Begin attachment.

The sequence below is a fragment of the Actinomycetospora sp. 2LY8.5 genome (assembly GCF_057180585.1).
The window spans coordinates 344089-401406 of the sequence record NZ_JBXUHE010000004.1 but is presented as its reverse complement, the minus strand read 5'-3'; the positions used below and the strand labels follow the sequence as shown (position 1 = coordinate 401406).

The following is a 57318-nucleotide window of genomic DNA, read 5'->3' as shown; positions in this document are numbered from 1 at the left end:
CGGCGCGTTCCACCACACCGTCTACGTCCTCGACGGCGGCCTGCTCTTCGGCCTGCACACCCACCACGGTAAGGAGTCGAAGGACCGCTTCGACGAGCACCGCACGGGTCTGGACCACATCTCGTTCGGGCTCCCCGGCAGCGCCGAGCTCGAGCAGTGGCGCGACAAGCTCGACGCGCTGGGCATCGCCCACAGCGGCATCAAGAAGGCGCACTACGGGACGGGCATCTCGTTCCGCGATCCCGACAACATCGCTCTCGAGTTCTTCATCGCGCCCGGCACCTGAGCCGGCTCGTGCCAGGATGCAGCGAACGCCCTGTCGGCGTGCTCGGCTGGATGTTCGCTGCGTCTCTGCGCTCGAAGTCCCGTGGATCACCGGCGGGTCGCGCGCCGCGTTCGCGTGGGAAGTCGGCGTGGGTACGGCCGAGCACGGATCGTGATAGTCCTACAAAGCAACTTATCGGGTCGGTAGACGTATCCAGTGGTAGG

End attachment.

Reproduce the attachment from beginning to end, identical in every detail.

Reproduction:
The sequence below is a fragment of the Actinomycetospora sp. 2LY8.5 genome (assembly GCF_057180585.1).
The window spans coordinates 344089-401406 of the sequence record NZ_JBXUHE010000004.1 but is presented as its reverse complement, the minus strand read 5'-3'; the positions used below and the strand labels follow the sequence as shown (position 1 = coordinate 401406).

The following is a 57318-nucleotide window of genomic DNA, read 5'->3' as shown; positions in this document are numbered from 1 at the left end:
CGGCGCGTTCCACCACACCGTCTACGTCCTCGACGGCGGCCTGCTCTTCGGCCTGCACACCCACCACGGTAAGGAGTCGAAGGACCGCTTCGACGAGCACCGCACGGGTCTGGACCACATCTCGTTCGGGCTCCCCGGCAGCGCCGAGCTCGAGCAGTGGCGCGACAAGCTCGACGCGCTGGGCATCGCCCACAGCGGCATCAAGAAGGCGCACTACGGGACGGGCATCTCGTTCCGCGATCCCGACAACATCGCTCTCGAGTTCTTCATCGCGCCCGGCACCTGAGCCGGCTCGTGCCAGGATGCAGCGAACGCCCTGTCGGCGTGCTCGGCTGGATGTTCGCTGCGTCTCTGCGCTCGAAGTCCCGTGGATCACCGGCGGGTCGCGCGCCGCGTTCGCGTGGGAAGTCGGCGTGGGTACGGCCGAGCACGGATCGTGATAGTCCTACAAAGCAACTTATCGGGTCGGTAGACGTATCCAGTGGTAGG